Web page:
Whenever I’m in Paris, I always think of Paul Verlaine, one of my favourite poets, who wrote the following lines:
“Quais de Paris! Beaux souvenirs! J’étais agile,
J’étais, sinon bien riche, à mon aise, en ces temps…
J’étais jeune et j’avais des goûts très militants,
Tel, un bon iconographobibliophile.”
“Paris down by the Seine–memories! I was
Agile then, not rich, but enough for my needs…
Young and in excessive militant mode,
Like a good iconographobibliophile.”
I was in Paris for the day with a good friend. We had plans to catch an exclusive show by burlesque artiste Dita Von Teese in the legendary Parisian club Le Crazy Horse. We arrived by bus in the afternoon, spent some time trying to figure out the metro system (as you do in a foreign city), and made our way towards the Notre Dame for an obligatory “Yay, we’re in Paris” selfie. I really wanted to check out the legendary Shakespeare and Company, a pokey English bookshop close to the Notre Dame on the bank of the Seine. It was founded in 1951 by George Whitman, who was an admirer of Sylvia Beach, the owner of the original Shakespeare and Company bookshop, which opened in 1919 and was a gathering place for some of the greatest expats and writers of all time: Ernest Hemingway, James Joyce, Ezra Pound, F. Scott Fitzgerald and Gertrude Stein, to name a few. In 1922, Sylvia Beach also published Joyce’s Ulysses since no one else wanted to. Whitman changed the name of his shop to Shakespeare and Company in 1964, wanting to carry on Sylvia Beach’s spirit, and his shop too became a hub of Paris’s literary life: Allen Ginsberg, William S. Burroughs, and Anaïs Nin, among many others, frequented it. Whitman passed the ownership of the store on to his daughter. Word of mouth spread, I suppose, because it is a place of pilgrimage for literature buffs all over the world! It’s very small and crammed to the ceiling with books. There were so many people that browsing at leisure was impossible, but that couldn’t be helped. It’s wonderful to see how the romantic image of a bookshop as a house of knowledge and a place for minds and souls to meet can still exist in this digital era. I bought a book of Paul Verlaine’s poetry.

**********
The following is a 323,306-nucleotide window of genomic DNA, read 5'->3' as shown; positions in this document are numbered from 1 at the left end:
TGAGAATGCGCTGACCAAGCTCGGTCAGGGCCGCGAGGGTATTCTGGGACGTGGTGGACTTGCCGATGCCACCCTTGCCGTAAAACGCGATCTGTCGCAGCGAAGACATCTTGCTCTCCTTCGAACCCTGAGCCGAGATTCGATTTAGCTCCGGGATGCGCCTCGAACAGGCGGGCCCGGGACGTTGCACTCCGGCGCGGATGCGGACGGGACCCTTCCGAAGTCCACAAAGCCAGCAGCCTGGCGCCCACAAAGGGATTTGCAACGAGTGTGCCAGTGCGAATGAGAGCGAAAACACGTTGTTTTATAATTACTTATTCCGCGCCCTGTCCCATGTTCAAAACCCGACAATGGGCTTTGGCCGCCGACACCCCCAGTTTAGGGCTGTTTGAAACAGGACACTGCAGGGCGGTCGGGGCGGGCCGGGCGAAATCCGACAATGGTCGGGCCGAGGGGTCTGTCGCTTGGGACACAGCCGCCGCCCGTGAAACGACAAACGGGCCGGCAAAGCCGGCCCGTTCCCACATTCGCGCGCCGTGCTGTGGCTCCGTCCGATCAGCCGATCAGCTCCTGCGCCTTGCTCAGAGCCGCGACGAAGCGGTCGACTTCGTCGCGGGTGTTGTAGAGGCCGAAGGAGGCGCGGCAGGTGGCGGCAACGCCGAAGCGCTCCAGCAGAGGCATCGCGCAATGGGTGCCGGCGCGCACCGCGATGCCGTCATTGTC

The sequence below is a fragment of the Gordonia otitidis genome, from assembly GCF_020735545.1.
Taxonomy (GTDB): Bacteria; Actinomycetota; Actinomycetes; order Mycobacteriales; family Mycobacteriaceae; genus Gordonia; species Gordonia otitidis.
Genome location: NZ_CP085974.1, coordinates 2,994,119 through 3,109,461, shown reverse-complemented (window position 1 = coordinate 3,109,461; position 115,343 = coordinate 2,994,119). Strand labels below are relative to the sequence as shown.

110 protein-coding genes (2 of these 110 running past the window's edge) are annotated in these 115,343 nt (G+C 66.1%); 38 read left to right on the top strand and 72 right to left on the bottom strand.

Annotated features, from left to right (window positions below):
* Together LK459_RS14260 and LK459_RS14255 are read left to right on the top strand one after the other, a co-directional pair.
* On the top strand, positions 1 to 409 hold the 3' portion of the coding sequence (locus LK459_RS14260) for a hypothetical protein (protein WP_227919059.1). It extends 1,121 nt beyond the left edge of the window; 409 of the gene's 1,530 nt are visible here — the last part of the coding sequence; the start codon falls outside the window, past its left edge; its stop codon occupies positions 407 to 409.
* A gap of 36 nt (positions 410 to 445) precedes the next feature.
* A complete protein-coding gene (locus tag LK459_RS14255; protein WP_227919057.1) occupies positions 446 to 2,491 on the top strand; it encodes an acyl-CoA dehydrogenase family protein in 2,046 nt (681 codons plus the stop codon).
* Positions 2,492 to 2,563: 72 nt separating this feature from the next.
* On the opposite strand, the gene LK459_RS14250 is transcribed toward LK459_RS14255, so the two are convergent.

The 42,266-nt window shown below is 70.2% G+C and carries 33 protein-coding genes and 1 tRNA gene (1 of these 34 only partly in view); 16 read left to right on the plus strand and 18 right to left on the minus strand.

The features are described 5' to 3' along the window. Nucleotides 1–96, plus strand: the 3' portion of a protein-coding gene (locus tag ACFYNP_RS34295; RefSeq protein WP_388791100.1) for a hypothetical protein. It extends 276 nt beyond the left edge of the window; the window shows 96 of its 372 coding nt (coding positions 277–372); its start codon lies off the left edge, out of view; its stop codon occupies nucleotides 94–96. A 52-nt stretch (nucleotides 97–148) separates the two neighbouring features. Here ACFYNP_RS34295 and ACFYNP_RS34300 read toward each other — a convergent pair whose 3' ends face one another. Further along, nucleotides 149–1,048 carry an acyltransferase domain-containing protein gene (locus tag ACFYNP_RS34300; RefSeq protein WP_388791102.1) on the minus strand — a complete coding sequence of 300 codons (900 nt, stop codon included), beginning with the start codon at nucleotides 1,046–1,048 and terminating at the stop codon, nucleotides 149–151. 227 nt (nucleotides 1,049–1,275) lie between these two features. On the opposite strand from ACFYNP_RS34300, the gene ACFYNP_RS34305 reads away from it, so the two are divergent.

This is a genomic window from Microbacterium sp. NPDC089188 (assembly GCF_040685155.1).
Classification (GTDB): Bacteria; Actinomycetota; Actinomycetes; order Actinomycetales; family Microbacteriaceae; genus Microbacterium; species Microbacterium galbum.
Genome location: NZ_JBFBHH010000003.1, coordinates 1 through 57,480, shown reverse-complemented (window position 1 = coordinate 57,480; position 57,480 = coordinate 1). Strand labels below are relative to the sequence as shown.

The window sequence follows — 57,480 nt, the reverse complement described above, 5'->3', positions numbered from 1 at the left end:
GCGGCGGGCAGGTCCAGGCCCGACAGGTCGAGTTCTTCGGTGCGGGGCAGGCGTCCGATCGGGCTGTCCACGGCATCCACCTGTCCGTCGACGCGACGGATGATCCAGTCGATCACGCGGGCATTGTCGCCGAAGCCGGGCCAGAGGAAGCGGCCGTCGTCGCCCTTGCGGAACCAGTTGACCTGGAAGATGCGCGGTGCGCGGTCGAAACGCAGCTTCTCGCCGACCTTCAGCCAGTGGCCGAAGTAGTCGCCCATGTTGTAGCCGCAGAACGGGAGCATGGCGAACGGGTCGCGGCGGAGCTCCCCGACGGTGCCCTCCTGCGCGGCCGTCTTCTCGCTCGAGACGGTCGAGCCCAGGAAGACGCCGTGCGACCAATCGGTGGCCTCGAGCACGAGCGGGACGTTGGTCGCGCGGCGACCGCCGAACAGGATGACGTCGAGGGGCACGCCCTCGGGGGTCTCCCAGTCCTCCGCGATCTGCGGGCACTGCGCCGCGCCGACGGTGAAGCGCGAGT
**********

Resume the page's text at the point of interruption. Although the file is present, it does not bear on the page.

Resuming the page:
Next, we had crêpes and coffee and made our way to the Champs Elysées to see if we could bag our tickets for Dita yet. We could and we did. Le Crazy Horse is a properly fancy place; mirrors and red velvet everywhere. The room where the show was to take place was not that big, but very intimate indeed. We got a free bottle of champagne with our standing tickets (the price of which had been calculated into the ticket price, naturally) and we felt very fancy, if a bit under-dressed; the rest of the audience, most of whom had seats, gave a new meaning to the phrase “dressed to the nines.” The show was absolutely wonderful. It was more performance art than burlesque sometimes; beautiful visuals projected onto the stage made the dancers’ bodies into canvasses. Comic relief between the acts was provided by two tap dancers who got more applause than any other performer that night. It was such a pleasure to watch all those talented performers, sipping champagne, feeling like we had been transported to the 1930s. A once-in-a-lifetime experience that I treasure very much.
After the show we wandered about and took the metro near the Eiffel Tower, which was beautifully lit up. A beautiful coda to the day was provided by a snapshot moment as we sat waiting for the metro to arrive; somebody was playing a very melancholy song on the clarinet (I believe) which echoed around the station, which he turned into “Wind of Change” by the Scorpions, one of my favourite songs.
I had the chance to snap a couple of photos, too.